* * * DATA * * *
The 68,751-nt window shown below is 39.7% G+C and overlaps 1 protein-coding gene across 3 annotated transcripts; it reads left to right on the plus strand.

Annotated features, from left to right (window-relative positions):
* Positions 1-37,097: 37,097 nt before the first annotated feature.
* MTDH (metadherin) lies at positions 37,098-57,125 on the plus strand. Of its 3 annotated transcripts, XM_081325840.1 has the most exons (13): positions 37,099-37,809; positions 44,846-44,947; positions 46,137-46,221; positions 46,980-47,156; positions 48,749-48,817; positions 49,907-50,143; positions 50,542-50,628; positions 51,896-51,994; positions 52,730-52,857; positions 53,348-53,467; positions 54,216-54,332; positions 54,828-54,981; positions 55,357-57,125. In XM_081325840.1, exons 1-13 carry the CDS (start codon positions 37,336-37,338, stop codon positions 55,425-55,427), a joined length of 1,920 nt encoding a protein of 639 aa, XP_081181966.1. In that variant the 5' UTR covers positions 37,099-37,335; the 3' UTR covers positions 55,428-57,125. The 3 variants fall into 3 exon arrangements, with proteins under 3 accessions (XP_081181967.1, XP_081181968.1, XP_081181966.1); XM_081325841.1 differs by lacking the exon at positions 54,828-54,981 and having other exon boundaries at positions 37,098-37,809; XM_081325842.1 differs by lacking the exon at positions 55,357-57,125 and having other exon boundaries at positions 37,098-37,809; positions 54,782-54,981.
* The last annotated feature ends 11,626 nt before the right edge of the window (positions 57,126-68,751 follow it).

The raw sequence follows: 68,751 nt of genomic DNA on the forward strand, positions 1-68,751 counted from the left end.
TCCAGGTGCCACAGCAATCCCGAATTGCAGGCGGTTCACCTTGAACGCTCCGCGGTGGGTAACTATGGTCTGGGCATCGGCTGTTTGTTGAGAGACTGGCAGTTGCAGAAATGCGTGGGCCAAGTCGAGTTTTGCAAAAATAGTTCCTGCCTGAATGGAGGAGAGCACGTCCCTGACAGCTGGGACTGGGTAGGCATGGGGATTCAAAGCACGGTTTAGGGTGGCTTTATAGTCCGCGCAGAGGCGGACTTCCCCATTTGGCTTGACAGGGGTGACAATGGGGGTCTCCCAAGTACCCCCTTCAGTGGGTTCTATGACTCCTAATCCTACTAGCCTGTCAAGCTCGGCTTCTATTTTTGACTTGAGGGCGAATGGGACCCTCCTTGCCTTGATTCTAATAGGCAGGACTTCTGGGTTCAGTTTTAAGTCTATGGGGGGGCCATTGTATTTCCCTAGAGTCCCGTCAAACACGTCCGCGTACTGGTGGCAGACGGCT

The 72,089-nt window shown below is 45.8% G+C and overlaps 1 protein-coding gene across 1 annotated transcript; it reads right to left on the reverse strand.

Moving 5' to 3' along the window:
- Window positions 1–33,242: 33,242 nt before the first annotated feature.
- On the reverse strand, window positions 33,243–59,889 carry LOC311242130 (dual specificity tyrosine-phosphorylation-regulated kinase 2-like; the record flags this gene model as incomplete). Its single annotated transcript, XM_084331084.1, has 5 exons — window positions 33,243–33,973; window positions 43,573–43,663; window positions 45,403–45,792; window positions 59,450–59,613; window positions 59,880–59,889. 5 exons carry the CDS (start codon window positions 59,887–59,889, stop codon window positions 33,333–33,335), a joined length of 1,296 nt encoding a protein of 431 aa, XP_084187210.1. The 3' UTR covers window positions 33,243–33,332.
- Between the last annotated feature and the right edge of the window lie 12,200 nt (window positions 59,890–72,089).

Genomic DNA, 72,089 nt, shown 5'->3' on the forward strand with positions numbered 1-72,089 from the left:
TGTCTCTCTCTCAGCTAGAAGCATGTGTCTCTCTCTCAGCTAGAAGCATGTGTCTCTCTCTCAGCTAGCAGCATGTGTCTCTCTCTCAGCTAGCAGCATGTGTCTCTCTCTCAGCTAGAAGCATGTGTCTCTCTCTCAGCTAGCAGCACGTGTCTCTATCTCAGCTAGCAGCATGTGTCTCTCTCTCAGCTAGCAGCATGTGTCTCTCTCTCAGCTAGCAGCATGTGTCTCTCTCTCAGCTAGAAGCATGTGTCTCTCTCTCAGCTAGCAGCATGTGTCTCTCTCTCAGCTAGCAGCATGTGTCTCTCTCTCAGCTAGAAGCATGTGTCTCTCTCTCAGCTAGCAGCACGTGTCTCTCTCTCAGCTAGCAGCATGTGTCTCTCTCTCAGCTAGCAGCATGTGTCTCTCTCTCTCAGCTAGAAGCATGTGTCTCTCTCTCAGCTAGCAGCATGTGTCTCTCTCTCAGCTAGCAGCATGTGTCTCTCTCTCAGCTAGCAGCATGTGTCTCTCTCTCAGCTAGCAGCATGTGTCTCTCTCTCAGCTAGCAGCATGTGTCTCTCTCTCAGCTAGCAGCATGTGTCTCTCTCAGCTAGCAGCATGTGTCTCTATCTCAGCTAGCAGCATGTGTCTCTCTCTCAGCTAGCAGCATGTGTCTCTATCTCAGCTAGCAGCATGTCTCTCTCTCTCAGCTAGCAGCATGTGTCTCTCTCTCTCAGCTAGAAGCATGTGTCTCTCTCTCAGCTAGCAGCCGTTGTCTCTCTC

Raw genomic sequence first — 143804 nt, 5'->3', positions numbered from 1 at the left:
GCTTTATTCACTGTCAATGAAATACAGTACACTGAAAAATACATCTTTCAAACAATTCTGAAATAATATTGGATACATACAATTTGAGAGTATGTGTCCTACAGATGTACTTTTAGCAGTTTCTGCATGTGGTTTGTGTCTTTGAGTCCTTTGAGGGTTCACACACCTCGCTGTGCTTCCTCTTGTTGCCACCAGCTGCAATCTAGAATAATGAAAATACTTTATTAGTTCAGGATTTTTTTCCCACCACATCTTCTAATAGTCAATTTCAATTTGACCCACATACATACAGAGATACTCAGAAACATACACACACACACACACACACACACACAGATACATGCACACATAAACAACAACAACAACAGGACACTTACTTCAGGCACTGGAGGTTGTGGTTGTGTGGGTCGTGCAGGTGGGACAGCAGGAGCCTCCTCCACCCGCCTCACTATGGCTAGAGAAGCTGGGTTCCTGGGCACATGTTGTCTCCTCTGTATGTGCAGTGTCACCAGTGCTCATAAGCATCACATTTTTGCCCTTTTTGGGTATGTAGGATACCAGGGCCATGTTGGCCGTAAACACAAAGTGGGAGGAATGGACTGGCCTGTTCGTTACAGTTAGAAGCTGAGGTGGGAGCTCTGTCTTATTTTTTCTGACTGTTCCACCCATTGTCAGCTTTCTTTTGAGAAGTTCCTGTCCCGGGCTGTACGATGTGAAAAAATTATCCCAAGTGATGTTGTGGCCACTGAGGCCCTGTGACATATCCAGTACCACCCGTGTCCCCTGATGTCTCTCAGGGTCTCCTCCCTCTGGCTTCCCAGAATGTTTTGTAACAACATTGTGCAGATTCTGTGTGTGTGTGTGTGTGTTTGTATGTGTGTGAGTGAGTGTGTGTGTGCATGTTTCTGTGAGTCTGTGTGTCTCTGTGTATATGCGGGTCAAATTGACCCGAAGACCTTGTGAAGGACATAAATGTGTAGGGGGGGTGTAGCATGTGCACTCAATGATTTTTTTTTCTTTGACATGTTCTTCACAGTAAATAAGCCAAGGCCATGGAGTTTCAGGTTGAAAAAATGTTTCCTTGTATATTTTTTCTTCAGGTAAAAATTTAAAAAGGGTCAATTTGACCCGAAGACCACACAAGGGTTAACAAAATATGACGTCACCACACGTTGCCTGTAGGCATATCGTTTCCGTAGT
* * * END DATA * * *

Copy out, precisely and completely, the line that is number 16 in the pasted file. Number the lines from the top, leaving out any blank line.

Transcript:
GCTTTATTCACTGTCAATGAAATACAGTACACTGAAAAATACATCTTTCAAACAATTCTGAAATAATATTGGATACATACAATTTGAGAGTATGTGTCCTACAGATGTACTTTTAGCAGTTTCTGCATGTGGTTTGTGTCTTTGAGTCCTTTGAGGGTTCACACACCTCGCTGTGCTTCCTCTTGTTGCCACCAGCTGCAATCTAGAATAATGAAAATACTTTATTAGTTCAGGATTTTTTTCCCACCACATCTTCTAATAGTCAATTTCAATTTGACCCACATACATACAGAGATACTCAGAAACATACACACACACACACACACACACACACAGATACATGCACACATAAACAACAACAACAACAGGACACTTACTTCAGGCACTGGAGGTTGTGGTTGTGTGGGTCGTGCAGGTGGGACAGCAGGAGCCTCCTCCACCCGCCTCACTATGGCTAGAGAAGCTGGGTTCCTGGGCACATGTTGTCTCCTCTGTATGTGCAGTGTCACCAGTGCTCATAAGCATCACATTTTTGCCCTTTTTGGGTATGTAGGATACCAGGGCCATGTTGGCCGTAAACACAAAGTGGGAGGAATGGACTGGCCTGTTCGTTACAGTTAGAAGCTGAGGTGGGAGCTCTGTCTTATTTTTTCTGACTGTTCCACCCATTGTCAGCTTTCTTTTGAGAAGTTCCTGTCCCGGGCTGTACGATGTGAAAAAATTATCCCAAGTGATGTTGTGGCCACTGAGGCCCTGTGACATATCCAGTACCACCCGTGTCCCCTGATGTCTCTCAGGGTCTCCTCCCTCTGGCTTCCCAGAATGTTTTGTAACAACATTGTGCAGATTCTGTGTGTGTGTGTGTGTGTTTGTATGTGTGTGAGTGAGTGTGTGTGTGCATGTTTCTGTGAGTCTGTGTGTCTCTGTGTATATGCGGGTCAAATTGACCCGAAGACCTTGTGAAGGACATAAATGTGTAGGGGGGGTGTAGCATGTGCACTCAATGATTTTTTTTTCTTTGACATGTTCTTCACAGTAAATAAGCCAAGGCCATGGAGTTTCAGGTTGAAAAAATGTTTCCTTGTATATTTTTTCTTCAGGTAAAAATTTAAAAAGGGTCAATTTGACCCGAAGACCACACAAGGGTTAACAAAATATGACGTCACCACACGTTGCCTGTAGGCATATCGTTTCCGTAGT